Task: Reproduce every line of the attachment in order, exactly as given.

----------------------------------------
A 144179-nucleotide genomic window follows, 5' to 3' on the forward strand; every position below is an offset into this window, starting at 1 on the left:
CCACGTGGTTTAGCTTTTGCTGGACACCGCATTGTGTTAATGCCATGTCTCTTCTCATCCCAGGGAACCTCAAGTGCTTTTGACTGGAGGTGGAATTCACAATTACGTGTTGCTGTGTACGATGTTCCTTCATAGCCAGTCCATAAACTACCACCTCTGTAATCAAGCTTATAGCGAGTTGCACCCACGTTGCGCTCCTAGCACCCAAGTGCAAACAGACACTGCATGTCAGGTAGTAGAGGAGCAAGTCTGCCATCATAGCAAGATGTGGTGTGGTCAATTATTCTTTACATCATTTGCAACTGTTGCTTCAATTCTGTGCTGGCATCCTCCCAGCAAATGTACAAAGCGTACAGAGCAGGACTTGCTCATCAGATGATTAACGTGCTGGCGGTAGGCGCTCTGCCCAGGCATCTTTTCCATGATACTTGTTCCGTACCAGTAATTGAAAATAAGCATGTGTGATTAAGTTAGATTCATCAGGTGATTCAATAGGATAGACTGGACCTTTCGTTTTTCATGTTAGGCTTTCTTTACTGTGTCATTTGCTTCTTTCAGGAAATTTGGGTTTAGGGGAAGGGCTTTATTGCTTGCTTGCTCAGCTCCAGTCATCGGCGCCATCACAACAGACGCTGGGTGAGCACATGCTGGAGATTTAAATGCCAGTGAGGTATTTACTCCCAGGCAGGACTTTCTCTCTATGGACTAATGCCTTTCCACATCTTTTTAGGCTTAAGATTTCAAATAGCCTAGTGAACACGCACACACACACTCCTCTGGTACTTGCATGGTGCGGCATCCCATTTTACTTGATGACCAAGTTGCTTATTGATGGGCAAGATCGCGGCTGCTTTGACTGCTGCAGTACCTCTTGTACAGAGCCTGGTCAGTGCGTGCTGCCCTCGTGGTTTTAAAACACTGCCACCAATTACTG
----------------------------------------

A 144179-nucleotide genomic window follows, 5' to 3' on the forward strand; every position below is an offset into this window, starting at 1 on the left:
CCACGTGGTTTAGCTTTTGCTGGACACCGCATTGTGTTAATGCCATGTCTCTTCTCATCCCAGGGAACCTCAAGTGCTTTTGACTGGAGGTGGAATTCACAATTACGTGTTGCTGTGTACGATGTTCCTTCATAGCCAGTCCATAAACTACCACCTCTGTAATCAAGCTTATAGCGAGTTGCACCCACGTTGCGCTCCTAGCACCCAAGTGCAAACAGACACTGCATGTCAGGTAGTAGAGGAGCAAGTCTGCCATCATAGCAAGATGTGGTGTGGTCAATTATTCTTTACATCATTTGCAACTGTTGCTTCAATTCTGTGCTGGCATCCTCCCAGCAAATGTACAAAGCGTACAGAGCAGGACTTGCTCATCAGATGATTAACGTGCTGGCGGTAGGCGCTCTGCCCAGGCATCTTTTCCATGATACTTGTTCCGTACCAGTAATTGAAAATAAGCATGTGTGATTAAGTTAGATTCATCAGGTGATTCAATAGGATAGACTGGACCTTTCGTTTTTCATGTTAGGCTTTCTTTACTGTGTCATTTGCTTCTTTCAGGAAATTTGGGTTTAGGGGAAGGGCTTTATTGCTTGCTTGCTCAGCTCCAGTCATCGGCGCCATCACAACAGACGCTGGGTGAGCACATGCTGGAGATTTAAATGCCAGTGAGGTATTTACTCCCAGGCAGGACTTTCTCTCTATGGACTAATGCCTTTCCACATCTTTTTAGGCTTAAGATTTCAAATAGCCTAGTGAACACGCACACACACACTCCTCTGGTACTTGCATGGTGCGGCATCCCATTTTACTTGATGACCAAGTTGCTTATTGATGGGCAAGATCGCGGCTGCTTTGACTGCTGCAGTACCTCTTGTACAGAGCCTGGTCAGTGCGTGCTGCCCTCGTGGTTTTAAAACACTGCCACCAATTACTG